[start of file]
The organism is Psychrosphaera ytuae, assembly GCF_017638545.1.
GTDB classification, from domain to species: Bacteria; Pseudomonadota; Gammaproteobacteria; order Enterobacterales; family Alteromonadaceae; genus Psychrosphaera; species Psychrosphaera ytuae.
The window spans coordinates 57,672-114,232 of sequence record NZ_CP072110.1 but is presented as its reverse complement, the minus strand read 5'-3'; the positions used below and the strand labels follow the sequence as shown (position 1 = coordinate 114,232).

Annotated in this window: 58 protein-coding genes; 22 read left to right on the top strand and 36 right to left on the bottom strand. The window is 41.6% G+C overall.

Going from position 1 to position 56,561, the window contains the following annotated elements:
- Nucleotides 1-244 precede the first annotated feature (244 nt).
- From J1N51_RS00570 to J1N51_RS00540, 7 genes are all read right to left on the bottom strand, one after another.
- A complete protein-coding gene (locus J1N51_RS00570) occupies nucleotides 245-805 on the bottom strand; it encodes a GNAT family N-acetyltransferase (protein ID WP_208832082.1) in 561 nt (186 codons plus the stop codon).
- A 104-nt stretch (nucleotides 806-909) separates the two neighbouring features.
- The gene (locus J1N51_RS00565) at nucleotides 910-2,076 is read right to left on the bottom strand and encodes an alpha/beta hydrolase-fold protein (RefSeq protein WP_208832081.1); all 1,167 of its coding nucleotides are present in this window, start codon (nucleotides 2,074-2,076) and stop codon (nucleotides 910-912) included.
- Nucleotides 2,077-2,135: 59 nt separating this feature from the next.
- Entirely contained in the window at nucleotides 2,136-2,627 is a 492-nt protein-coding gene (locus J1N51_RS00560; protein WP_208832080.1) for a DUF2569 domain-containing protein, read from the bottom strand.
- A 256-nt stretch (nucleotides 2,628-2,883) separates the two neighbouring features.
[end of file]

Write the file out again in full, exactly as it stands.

The organism is Psychrosphaera ytuae, assembly GCF_017638545.1.
GTDB classification, from domain to species: Bacteria; Pseudomonadota; Gammaproteobacteria; order Enterobacterales; family Alteromonadaceae; genus Psychrosphaera; species Psychrosphaera ytuae.
The window spans coordinates 57,672-114,232 of sequence record NZ_CP072110.1 but is presented as its reverse complement, the minus strand read 5'-3'; the positions used below and the strand labels follow the sequence as shown (position 1 = coordinate 114,232).

Annotated in this window: 58 protein-coding genes; 22 read left to right on the top strand and 36 right to left on the bottom strand. The window is 41.6% G+C overall.

Going from position 1 to position 56,561, the window contains the following annotated elements:
- Nucleotides 1-244 precede the first annotated feature (244 nt).
- From J1N51_RS00570 to J1N51_RS00540, 7 genes are all read right to left on the bottom strand, one after another.
- A complete protein-coding gene (locus J1N51_RS00570) occupies nucleotides 245-805 on the bottom strand; it encodes a GNAT family N-acetyltransferase (protein ID WP_208832082.1) in 561 nt (186 codons plus the stop codon).
- A 104-nt stretch (nucleotides 806-909) separates the two neighbouring features.
- The gene (locus J1N51_RS00565) at nucleotides 910-2,076 is read right to left on the bottom strand and encodes an alpha/beta hydrolase-fold protein (RefSeq protein WP_208832081.1); all 1,167 of its coding nucleotides are present in this window, start codon (nucleotides 2,074-2,076) and stop codon (nucleotides 910-912) included.
- Nucleotides 2,077-2,135: 59 nt separating this feature from the next.
- Entirely contained in the window at nucleotides 2,136-2,627 is a 492-nt protein-coding gene (locus J1N51_RS00560; protein WP_208832080.1) for a DUF2569 domain-containing protein, read from the bottom strand.
- A 256-nt stretch (nucleotides 2,628-2,883) separates the two neighbouring features.